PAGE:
Source: Diário do Centro do Mundo.
Topic: Why the state government should not procure politically friendly weeklies and dailies for use in public schools.
As Helena Sthephanowitz of Rede Brasil Atual explains.
On June 14, as public attention was drawn to the street protests in São Paulo, the state Official Diary published the acquisition — without competitive bidding — of 5,200 six-month subscriptions to Veja magazine for distribution to the public schools The value of the contract was R$ 669,240.00 and was disbursed by the Education Development Foundation, an agency of the state government.
The foundation is at the center of a current scandal involving the impeachment of the PSDB mayor of Taubaté, who is accused of diverting funds from it.
For years the PSDB governments of São Paulo have been roundly criticized for the high-volume purchase of these magazines and newspapers. Critics point to the lack of competitive bidding — after all, there are at least three other newsweeklies in Brazil that compete with Veja.
IstoÉ, Época and Carta Capital, the latter of which publishes an educational supplement, Carta na Escola.
The editorial line of Veja is, let us say, more sympathetic to the state government and hostile to opposition forces in the state. This fact draws questions as to whether these contracts serve political interests rather than the public interest.
The right wing knows how to take care of its own. In the last few weeks, Governor Geraldo Alckmin has distributed nearly R$ 4 million worth of subscriptions to Veja, the Folha and the Estadão. Distributed to whom? To public schoolchildren in the state. Without competitive bidding.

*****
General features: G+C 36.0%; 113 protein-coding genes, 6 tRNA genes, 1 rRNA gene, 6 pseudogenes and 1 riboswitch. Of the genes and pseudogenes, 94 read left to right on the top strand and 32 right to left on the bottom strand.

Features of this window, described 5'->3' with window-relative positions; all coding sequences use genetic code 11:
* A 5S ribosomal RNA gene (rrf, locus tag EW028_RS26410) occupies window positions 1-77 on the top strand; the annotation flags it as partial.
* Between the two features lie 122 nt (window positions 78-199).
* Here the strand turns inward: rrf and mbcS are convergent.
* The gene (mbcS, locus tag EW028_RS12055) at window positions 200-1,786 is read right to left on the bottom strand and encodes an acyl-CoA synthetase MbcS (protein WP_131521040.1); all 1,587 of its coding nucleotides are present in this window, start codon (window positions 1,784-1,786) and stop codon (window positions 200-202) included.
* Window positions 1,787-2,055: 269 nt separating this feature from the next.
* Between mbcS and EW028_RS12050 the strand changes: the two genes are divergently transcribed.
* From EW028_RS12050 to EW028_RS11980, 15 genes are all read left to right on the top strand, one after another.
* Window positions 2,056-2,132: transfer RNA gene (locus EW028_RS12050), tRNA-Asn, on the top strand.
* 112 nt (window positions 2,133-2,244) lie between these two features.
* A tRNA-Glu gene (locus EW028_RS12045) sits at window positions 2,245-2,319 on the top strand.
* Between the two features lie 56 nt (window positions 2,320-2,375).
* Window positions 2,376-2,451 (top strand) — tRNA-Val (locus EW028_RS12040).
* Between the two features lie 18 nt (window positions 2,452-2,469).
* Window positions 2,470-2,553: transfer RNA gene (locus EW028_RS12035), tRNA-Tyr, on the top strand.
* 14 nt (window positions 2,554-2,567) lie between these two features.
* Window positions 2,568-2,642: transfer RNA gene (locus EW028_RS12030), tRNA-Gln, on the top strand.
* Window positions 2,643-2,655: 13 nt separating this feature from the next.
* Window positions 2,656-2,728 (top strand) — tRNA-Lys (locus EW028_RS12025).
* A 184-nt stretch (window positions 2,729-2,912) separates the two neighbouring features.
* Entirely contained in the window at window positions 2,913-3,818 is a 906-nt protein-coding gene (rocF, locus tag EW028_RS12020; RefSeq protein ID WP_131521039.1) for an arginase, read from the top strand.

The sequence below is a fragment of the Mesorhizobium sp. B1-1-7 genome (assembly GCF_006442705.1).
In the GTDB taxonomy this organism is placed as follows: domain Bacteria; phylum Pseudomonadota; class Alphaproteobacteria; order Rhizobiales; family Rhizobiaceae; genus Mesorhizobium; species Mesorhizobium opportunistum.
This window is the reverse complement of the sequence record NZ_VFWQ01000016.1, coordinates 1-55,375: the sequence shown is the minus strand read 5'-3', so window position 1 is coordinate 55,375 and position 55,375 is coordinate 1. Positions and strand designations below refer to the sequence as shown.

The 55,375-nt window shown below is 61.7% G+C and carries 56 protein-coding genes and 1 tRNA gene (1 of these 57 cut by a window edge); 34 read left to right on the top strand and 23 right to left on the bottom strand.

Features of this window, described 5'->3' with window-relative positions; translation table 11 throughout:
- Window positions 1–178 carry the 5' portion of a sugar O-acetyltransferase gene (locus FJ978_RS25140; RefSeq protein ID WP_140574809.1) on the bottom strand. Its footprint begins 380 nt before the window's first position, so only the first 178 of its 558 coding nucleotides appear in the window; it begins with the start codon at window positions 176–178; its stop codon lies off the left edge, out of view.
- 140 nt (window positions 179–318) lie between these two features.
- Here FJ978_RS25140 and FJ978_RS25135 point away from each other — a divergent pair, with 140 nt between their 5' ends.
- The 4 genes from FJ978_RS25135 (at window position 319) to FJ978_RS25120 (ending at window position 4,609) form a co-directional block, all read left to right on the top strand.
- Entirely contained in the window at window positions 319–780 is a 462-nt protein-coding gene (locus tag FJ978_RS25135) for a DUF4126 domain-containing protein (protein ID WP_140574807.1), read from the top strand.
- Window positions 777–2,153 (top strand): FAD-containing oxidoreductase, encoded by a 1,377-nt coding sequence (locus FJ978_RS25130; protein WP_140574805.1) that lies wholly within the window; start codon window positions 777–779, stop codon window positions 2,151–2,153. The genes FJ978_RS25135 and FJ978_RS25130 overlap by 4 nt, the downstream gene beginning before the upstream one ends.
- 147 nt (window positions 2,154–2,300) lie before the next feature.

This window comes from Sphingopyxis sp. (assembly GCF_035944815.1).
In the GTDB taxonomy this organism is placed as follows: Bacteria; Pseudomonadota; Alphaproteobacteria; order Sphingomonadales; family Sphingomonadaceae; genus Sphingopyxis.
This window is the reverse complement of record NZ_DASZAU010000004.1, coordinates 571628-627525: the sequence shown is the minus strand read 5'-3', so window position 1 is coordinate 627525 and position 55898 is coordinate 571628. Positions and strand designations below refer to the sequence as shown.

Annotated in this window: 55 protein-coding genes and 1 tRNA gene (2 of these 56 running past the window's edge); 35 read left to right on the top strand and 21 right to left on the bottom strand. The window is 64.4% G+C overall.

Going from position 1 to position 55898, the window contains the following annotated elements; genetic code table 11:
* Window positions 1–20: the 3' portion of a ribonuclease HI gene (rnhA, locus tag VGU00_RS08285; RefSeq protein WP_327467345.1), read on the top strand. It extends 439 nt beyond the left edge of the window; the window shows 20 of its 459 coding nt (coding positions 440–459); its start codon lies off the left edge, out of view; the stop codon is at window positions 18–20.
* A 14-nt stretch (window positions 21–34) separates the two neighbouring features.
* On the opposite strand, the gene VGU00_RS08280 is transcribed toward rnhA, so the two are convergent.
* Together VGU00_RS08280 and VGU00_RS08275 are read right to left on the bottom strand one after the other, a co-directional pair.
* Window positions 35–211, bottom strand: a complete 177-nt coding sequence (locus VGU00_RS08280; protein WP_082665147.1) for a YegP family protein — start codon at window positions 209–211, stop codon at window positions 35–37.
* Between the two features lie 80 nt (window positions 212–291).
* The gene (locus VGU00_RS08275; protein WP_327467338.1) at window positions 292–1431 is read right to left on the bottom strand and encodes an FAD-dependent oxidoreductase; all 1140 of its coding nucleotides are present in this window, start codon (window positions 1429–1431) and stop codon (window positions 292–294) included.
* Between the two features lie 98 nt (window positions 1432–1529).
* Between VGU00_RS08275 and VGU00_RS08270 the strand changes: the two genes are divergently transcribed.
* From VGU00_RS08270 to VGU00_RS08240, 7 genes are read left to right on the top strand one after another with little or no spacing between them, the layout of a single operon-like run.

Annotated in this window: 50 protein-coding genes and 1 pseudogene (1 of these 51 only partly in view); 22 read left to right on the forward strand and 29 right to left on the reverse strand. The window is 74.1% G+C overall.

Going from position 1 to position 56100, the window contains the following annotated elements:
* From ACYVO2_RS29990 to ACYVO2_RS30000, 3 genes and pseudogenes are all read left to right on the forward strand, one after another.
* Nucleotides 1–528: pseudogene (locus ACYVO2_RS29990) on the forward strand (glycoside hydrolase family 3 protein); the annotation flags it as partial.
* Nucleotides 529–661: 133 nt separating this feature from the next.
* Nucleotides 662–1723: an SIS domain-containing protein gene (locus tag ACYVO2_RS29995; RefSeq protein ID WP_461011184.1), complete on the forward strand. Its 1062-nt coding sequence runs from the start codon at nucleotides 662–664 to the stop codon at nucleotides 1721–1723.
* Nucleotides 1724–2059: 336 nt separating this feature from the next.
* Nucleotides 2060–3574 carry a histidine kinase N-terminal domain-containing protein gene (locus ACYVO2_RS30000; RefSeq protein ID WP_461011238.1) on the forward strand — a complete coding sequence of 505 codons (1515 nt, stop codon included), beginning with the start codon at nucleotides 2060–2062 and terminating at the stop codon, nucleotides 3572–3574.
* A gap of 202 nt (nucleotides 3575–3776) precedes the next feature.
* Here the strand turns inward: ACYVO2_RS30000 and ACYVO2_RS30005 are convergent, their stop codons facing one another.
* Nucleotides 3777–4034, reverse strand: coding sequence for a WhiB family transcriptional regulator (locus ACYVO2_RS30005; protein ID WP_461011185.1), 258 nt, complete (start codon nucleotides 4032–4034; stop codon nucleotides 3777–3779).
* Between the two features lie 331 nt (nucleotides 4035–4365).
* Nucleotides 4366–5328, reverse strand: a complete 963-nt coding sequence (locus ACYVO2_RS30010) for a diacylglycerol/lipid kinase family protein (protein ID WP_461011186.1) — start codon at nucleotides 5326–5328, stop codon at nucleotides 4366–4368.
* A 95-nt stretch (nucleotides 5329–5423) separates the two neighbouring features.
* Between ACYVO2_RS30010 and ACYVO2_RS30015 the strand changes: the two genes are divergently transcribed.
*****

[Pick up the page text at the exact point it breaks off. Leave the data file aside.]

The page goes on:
The problem here, apart from the misuse of public funds and the incentive to further concentration in the media market, is the exposure of young minds to a journalism that is untrustworthy, outdated, and, above all, reactionary.
This line of argument supposes that defining Veja as a canonical text is contrary to freedom of expression. A similar argument can be made on the grounds of creating a healthy market relatively free of oligopolies. See
Paulo Nogueira of DCM — edited remotely from London — argues, from experience:
This is an arrangement between friends in which the taxpayer is the one who foots the bill.
In the digital era, what student is going to read Veja, the Folha or the Estado de S. Paulo?
The Internet is buzzing this weekend over the purchase of thousands of subscriptions to Veja, the Folha and the Estadão by the state government of São Paulo.
These are public funds, paid out of the education budget. The publications will supposedly be read by the public schoolchildren of São Paulo and aid in their education.
This fact allegedly mitigates, at least in part, the fact that the subscriptions were procured without competitive bidding.
This is not quite the case, however.
What really happened is the so-called “deal among friends,” the parties to which — news organizations and politicians — exchange favors using taxpayer funds.
It is a venerable practice that thanks to the Internet is becoming increasingly obvious to the Brazilian people.
An Exemplary Case
When I worked in the print publications division of Globo, I experienced an exemplary case of this tactic.
It was 2007, and I had just been hired as editorial director of Globo magazines.